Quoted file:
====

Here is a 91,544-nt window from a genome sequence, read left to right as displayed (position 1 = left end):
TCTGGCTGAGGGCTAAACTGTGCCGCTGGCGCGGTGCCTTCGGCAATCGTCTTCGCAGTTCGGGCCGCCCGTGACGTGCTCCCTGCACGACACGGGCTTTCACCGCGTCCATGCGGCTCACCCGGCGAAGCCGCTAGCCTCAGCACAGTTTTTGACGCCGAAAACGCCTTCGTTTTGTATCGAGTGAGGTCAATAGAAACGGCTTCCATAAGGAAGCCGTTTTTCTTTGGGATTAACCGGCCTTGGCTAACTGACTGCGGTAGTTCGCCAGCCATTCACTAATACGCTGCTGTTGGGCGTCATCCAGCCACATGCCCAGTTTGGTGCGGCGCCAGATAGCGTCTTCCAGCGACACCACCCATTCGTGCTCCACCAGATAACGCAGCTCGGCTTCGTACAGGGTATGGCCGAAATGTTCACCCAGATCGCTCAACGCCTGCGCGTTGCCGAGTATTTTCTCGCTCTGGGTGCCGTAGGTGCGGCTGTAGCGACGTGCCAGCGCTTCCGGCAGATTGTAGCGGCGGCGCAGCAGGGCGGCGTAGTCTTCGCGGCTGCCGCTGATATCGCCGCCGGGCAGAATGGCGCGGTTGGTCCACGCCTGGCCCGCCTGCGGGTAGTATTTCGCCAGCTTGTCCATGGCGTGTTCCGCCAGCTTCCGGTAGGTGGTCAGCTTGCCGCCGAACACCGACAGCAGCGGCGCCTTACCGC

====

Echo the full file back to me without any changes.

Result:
Here is a 91,544-nt window from a genome sequence, read left to right as displayed (position 1 = left end):
TCTGGCTGAGGGCTAAACTGTGCCGCTGGCGCGGTGCCTTCGGCAATCGTCTTCGCAGTTCGGGCCGCCCGTGACGTGCTCCCTGCACGACACGGGCTTTCACCGCGTCCATGCGGCTCACCCGGCGAAGCCGCTAGCCTCAGCACAGTTTTTGACGCCGAAAACGCCTTCGTTTTGTATCGAGTGAGGTCAATAGAAACGGCTTCCATAAGGAAGCCGTTTTTCTTTGGGATTAACCGGCCTTGGCTAACTGACTGCGGTAGTTCGCCAGCCATTCACTAATACGCTGCTGTTGGGCGTCATCCAGCCACATGCCCAGTTTGGTGCGGCGCCAGATAGCGTCTTCCAGCGACACCACCCATTCGTGCTCCACCAGATAACGCAGCTCGGCTTCGTACAGGGTATGGCCGAAATGTTCACCCAGATCGCTCAACGCCTGCGCGTTGCCGAGTATTTTCTCGCTCTGGGTGCCGTAGGTGCGGCTGTAGCGACGTGCCAGCGCTTCCGGCAGATTGTAGCGGCGGCGCAGCAGGGCGGCGTAGTCTTCGCGGCTGCCGCTGATATCGCCGCCGGGCAGAATGGCGCGGTTGGTCCACGCCTGGCCCGCCTGCGGGTAGTATTTCGCCAGCTTGTCCATGGCGTGTTCCGCCAGCTTCCGGTAGGTGGTCAGCTTGCCGCCGAACACCGACAGCAGCGGCGCCTTACCGC